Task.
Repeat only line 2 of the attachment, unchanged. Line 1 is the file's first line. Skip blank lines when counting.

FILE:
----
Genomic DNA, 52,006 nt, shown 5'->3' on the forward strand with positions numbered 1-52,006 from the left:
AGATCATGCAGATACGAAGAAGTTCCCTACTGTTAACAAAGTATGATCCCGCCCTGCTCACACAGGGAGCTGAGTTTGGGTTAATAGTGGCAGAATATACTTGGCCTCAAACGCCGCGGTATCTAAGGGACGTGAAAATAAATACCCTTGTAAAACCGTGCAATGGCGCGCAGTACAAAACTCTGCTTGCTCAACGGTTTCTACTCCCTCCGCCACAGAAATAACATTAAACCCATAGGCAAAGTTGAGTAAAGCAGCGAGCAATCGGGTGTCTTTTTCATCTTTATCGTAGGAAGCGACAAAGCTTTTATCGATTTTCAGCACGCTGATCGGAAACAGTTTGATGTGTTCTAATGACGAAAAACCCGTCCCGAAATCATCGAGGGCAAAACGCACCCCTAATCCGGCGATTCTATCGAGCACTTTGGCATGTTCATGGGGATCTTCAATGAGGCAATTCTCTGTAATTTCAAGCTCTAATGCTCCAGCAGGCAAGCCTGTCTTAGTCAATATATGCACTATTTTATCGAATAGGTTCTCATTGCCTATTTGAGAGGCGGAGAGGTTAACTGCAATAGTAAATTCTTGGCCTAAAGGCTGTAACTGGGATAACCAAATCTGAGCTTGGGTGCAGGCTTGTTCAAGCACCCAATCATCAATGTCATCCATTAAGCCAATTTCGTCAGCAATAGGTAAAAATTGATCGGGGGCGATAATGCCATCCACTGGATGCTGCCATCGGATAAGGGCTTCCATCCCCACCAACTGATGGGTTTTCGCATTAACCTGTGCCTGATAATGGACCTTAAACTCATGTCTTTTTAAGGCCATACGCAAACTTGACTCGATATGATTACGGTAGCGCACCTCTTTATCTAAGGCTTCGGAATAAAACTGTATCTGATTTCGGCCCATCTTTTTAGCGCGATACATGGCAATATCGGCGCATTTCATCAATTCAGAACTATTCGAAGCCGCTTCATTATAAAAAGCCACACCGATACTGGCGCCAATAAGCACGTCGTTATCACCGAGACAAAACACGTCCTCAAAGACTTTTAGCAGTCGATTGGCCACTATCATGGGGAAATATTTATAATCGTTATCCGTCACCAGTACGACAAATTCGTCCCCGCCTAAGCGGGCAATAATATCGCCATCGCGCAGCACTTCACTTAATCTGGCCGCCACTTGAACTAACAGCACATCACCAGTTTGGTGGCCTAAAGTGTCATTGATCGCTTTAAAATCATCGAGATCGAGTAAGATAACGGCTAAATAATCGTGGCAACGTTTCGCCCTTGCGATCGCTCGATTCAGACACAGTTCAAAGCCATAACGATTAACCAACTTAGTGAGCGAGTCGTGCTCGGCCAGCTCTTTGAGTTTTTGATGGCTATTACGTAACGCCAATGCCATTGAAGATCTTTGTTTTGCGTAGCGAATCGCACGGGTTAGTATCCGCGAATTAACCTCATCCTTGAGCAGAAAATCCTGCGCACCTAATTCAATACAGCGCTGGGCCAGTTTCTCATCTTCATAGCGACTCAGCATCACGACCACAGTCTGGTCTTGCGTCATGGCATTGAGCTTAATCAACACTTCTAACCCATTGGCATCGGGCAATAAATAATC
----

AGATCATGCAGATACGAAGAAGTTCCCTACTGTTAACAAAGTATGATCCCGCCCTGCTCACACAGGGAGCTGAGTTTGGGTTAATAGTGGCAGAATATACTTGGCCTCAAACGCCGCGGTATCTAAGGGACGTGAAAATAAATACCCTTGTAAAACCGTGCAATGGCGCGCAGTACAAAACTCTGCTTGCTCAACGGTTTCTACTCCCTCCGCCACAGAAATAACATTAAACCCATAGGCAAAGTTGAGTAAAGCAGCGAGCAATCGGGTGTCTTTTTCATCTTTATCGTAGGAAGCGACAAAGCTTTTATCGATTTTCAGCACGCTGATCGGAAACAGTTTGATGTGTTCTAATGACGAAAAACCCGTCCCGAAATCATCGAGGGCAAAACGCACCCCTAATCCGGCGATTCTATCGAGCACTTTGGCATGTTCATGGGGATCTTCAATGAGGCAATTCTCTGTAATTTCAAGCTCTAATGCTCCAGCAGGCAAGCCTGTCTTAGTCAATATATGCACTATTTTATCGAATAGGTTCTCATTGCCTATTTGAGAGGCGGAGAGGTTAACTGCAATAGTAAATTCTTGGCCTAAAGGCTGTAACTGGGATAACCAAATCTGAGCTTGGGTGCAGGCTTGTTCAAGCACCCAATCATCAATGTCATCCATTAAGCCAATTTCGTCAGCAATAGGTAAAAATTGATCGGGGGCGATAATGCCATCCACTGGATGCTGCCATCGGATAAGGGCTTCCATCCCCACCAACTGATGGGTTTTCGCATTAACCTGTGCCTGATAATGGACCTTAAACTCATGTCTTTTTAAGGCCATACGCAAACTTGACTCGATATGATTACGGTAGCGCACCTCTTTATCTAAGGCTTCGGAATAAAACTGTATCTGATTTCGGCCCATCTTTTTAGCGCGATACATGGCAATATCGGCGCATTTCATCAATTCAGAACTATTCGAAGCCGCTTCATTATAAAAAGCCACACCGATACTGGCGCCAATAAGCACGTCGTTATCACCGAGACAAAACACGTCCTCAAAGACTTTTAGCAGTCGATTGGCCACTATCATGGGGAAATATTTATAATCGTTATCCGTCACCAGTACGACAAATTCGTCCCCGCCTAAGCGGGCAATAATATCGCCATCGCGCAGCACTTCACTTAATCTGGCCGCCACTTGAACTAACAGCACATCACCAGTTTGGTGGCCTAAAGTGTCATTGATCGCTTTAAAATCATCGAGATCGAGTAAGATAACGGCTAAATAATCGTGGCAACGTTTCGCCCTTGCGATCGCTCGATTCAGACACAGTTCAAAGCCATAACGATTAACCAACTTAGTGAGCGAGTCGTGCTCGGCCAGCTCTTTGAGTTTTTGATGGCTATTACGTAACGCCAATGCCATTGAAGATCTTTGTTTTGCGTAGCGAATCGCACGGGTTAGTATCCGCGAATTAACCTCATCCTTGAGCAGAAAATCCTGCGCACCTAATTCAATACAGCGCTGGGCCAGTTTCTCATCTTCATAGCGACTCAGCATCACGACCACAGTCTGGTCTTGCGTCATGGCATTGAGCTTAATCAACACTTCTAACCCATTGGCATCGGGCAATAAATAATC